That's right. Dem A Wolf was the one they were most interested in, and that was pretty straightforward because I had a good idea of what I wanted to do, and the guys seemed to like it. Born Fe Rebel was a little trickier, being in a minor key, with some clever chords in the middle, which is tough for blues harmonica, but we managed it. I haven't heard it yet. I'm really looking forward to it, because if the songs I heard are anything to go by, it's a great record.
Q. Do you work with other groups or artists in addition to the Climax Blues Band?
I do quite a lot of acoustic blues these days, with various people, and although I have had a few projects with other bands, in the past, one incidentally with Pick Withers, Dire Straits old drummer, the involvement with Climax Blues Band is pretty much a full time commitment, since we now have our own label. Having said that, I am always up for session work, especially if it is as enjoyable as the Steel Pulse project.
You can read a lot more about Colin and the Climax Blues Band at their website: http://www.climaxbluesband.co.uk
Have you spotted the word JONZ etched into the run-out groove of early Steel Pulse vinyl releases and wondered what it meant? The tag JONZ and later SOUND CLINIC first became associated with Steel Pulse for their Nyah Luv single in 1977 and remained ever-present throughout their Island Records and Wise Man Doctrine periods. Check out the band's early vinyl for yourself. So what does it means? Well, its the 'fingerprint' of John 'The Don' Dent, who has been responsible for mastering records for a who's who of the music industry's greatest artists ranging from Bob Marley, U2 and the Police through to Kylie.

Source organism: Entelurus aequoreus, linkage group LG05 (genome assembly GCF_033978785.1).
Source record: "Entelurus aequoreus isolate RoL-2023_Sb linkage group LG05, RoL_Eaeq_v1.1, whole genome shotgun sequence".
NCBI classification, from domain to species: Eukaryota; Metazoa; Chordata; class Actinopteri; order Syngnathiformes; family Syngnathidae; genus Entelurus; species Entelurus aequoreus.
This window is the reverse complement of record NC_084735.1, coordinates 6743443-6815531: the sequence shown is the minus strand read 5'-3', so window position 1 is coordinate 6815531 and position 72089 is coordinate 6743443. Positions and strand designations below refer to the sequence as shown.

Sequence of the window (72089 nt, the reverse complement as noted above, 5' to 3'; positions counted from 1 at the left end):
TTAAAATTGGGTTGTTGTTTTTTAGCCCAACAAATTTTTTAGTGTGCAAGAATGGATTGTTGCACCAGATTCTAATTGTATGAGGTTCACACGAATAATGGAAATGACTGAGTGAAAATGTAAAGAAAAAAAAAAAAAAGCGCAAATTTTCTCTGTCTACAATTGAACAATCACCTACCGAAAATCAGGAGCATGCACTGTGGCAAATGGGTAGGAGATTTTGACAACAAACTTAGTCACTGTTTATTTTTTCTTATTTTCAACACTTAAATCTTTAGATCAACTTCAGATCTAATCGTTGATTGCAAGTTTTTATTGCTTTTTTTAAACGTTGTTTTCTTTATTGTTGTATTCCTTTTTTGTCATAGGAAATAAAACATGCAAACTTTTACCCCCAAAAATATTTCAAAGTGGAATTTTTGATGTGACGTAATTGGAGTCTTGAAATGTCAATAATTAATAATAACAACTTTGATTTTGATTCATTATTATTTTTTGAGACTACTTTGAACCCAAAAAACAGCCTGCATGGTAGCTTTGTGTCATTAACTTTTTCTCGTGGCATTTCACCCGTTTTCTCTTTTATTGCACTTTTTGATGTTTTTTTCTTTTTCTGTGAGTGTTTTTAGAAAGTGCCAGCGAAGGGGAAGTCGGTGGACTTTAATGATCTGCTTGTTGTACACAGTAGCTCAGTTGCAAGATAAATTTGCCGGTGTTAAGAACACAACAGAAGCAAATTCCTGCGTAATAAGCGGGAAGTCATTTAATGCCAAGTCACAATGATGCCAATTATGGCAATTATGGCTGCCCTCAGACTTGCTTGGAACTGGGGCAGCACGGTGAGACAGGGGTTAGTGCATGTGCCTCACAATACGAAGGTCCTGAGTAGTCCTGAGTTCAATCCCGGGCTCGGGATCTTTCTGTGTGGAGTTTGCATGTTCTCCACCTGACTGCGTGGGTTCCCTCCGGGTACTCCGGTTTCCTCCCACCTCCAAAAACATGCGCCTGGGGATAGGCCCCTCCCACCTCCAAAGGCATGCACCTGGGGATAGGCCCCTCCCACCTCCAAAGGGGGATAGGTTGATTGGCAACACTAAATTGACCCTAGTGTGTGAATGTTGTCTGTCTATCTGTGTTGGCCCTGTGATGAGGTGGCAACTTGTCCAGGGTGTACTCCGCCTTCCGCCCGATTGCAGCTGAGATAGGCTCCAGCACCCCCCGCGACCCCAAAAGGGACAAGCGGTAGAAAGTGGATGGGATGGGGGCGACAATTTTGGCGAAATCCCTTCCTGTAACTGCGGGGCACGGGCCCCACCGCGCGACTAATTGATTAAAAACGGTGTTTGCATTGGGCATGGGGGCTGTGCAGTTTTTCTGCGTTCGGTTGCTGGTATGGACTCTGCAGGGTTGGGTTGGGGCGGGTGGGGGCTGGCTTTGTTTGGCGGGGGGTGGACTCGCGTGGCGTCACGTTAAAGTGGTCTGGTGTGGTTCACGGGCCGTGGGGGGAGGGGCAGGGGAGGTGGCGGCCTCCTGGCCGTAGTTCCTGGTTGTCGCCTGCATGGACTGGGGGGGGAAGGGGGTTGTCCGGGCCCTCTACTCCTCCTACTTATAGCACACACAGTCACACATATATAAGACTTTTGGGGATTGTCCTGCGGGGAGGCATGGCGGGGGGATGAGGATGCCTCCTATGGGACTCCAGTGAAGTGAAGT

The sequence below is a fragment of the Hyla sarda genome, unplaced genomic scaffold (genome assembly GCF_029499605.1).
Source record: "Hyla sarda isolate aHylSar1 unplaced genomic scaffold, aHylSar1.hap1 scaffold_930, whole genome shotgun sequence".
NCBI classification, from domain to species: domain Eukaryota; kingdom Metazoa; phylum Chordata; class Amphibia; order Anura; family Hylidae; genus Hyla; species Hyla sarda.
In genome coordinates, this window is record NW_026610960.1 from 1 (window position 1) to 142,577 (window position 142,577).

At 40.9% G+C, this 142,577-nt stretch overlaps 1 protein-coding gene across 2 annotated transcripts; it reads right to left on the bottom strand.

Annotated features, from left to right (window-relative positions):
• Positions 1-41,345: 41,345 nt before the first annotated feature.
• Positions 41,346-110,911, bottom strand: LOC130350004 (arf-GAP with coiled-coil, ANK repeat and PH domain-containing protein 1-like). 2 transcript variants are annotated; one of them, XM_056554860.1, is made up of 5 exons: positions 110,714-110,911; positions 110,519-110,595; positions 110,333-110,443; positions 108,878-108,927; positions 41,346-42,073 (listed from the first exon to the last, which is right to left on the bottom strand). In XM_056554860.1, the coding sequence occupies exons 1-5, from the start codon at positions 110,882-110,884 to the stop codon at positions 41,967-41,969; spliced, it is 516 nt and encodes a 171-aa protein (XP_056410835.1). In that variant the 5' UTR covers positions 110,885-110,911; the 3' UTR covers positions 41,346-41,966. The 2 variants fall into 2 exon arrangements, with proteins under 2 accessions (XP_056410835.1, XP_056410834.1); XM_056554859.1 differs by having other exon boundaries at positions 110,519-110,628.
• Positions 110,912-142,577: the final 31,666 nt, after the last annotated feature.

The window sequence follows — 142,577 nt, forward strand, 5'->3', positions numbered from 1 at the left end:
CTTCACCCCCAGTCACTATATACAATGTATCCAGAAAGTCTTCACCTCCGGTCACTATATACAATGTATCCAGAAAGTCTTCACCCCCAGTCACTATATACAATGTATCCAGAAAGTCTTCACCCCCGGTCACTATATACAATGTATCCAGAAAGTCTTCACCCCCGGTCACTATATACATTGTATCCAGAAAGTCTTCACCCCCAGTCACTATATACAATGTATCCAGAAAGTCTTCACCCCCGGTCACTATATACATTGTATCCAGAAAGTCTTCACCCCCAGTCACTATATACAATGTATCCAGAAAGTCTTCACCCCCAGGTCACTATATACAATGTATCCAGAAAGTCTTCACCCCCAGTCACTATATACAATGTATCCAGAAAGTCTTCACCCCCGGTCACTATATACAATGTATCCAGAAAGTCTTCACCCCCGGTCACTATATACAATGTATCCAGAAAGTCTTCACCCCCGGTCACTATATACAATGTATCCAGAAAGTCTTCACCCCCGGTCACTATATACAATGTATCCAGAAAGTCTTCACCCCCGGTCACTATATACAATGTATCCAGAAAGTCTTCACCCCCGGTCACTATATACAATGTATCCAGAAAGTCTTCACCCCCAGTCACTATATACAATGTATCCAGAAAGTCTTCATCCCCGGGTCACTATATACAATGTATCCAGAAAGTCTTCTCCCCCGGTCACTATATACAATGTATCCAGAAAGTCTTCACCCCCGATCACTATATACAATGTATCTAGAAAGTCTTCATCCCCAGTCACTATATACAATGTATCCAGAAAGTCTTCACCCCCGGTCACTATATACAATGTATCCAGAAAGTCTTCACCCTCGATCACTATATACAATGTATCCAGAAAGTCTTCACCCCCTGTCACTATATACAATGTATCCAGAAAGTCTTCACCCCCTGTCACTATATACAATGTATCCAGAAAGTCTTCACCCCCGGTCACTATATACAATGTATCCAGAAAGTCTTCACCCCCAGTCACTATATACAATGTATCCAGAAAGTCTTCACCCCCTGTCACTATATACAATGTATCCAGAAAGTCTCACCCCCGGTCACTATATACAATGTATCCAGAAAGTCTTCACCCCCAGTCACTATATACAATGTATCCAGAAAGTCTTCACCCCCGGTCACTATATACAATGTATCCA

John now runs Loud Mastering in Taunton and has mastered the last two Steel Pulse studio albums, Rage & Fury and African Holocaust. So what is mastering? I'm no expert but its the creative stage between the mixing and the manufacturing of the final product (vinyl or CD). Its about making decisions on how the music is presented to the listener and done well, it will greatly enhance what we hear...for example, basic things like cd volume, relative levels between tracks, the tone of the sound (termed the Eq), whether to compress or limit the peakier sounds, the fades & the gaps. Its very much a 'taken for granted' part of the process by most of the cd-buying public, but without David Hinds and John spending many hours to come up with the final master for African Holocaust, we wouldn't have the fantastic CD we all have in our collection today. An important piece of the jigsaw and one which shouldn't be forgotten or underestimated. This is a quote from the Loud website regarding the African Holocaust experience..."This album was cut right up to the wire in some late night/early start sessions. David didn't sleep for days but the album is sensational! 1/2" tapes, last minute remixes, missed trains and dodgy Belgian Karate references...A great session." An interview with John Dent will be posted here in due course.
Reviews of African Holocaust HERE
Listen to samples from African Holocaust HERE
Read the lyrics HERE